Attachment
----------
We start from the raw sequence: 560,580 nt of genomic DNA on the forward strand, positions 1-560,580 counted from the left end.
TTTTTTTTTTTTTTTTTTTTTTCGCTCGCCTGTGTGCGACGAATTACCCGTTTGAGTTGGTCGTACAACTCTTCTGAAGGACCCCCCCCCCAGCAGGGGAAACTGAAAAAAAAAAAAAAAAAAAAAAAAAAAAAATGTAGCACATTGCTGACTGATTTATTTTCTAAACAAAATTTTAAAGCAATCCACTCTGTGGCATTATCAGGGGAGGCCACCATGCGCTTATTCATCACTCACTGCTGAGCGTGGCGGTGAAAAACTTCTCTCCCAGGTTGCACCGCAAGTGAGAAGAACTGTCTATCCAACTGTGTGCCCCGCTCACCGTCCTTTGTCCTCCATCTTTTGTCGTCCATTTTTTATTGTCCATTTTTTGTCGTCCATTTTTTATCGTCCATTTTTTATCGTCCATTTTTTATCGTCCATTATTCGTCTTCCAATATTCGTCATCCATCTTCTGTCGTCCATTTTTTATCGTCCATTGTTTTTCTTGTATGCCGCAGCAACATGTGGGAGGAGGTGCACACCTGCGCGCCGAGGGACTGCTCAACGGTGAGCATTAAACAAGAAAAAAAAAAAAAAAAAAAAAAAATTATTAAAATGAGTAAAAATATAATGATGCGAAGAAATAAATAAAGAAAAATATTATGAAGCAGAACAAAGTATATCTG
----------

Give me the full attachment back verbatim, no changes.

We start from the raw sequence: 560,580 nt of genomic DNA on the forward strand, positions 1-560,580 counted from the left end.
TTTTTTTTTTTTTTTTTTTTTTCGCTCGCCTGTGTGCGACGAATTACCCGTTTGAGTTGGTCGTACAACTCTTCTGAAGGACCCCCCCCCCAGCAGGGGAAACTGAAAAAAAAAAAAAAAAAAAAAAAAAAAAAATGTAGCACATTGCTGACTGATTTATTTTCTAAACAAAATTTTAAAGCAATCCACTCTGTGGCATTATCAGGGGAGGCCACCATGCGCTTATTCATCACTCACTGCTGAGCGTGGCGGTGAAAAACTTCTCTCCCAGGTTGCACCGCAAGTGAGAAGAACTGTCTATCCAACTGTGTGCCCCGCTCACCGTCCTTTGTCCTCCATCTTTTGTCGTCCATTTTTTATTGTCCATTTTTTGTCGTCCATTTTTTATCGTCCATTTTTTATCGTCCATTTTTTATCGTCCATTATTCGTCTTCCAATATTCGTCATCCATCTTCTGTCGTCCATTTTTTATCGTCCATTGTTTTTCTTGTATGCCGCAGCAACATGTGGGAGGAGGTGCACACCTGCGCGCCGAGGGACTGCTCAACGGTGAGCATTAAACAAGAAAAAAAAAAAAAAAAAAAAAAAATTATTAAAATGAGTAAAAATATAATGATGCGAAGAAATAAATAAAGAAAAATATTATGAAGCAGAACAAAGTATATCTG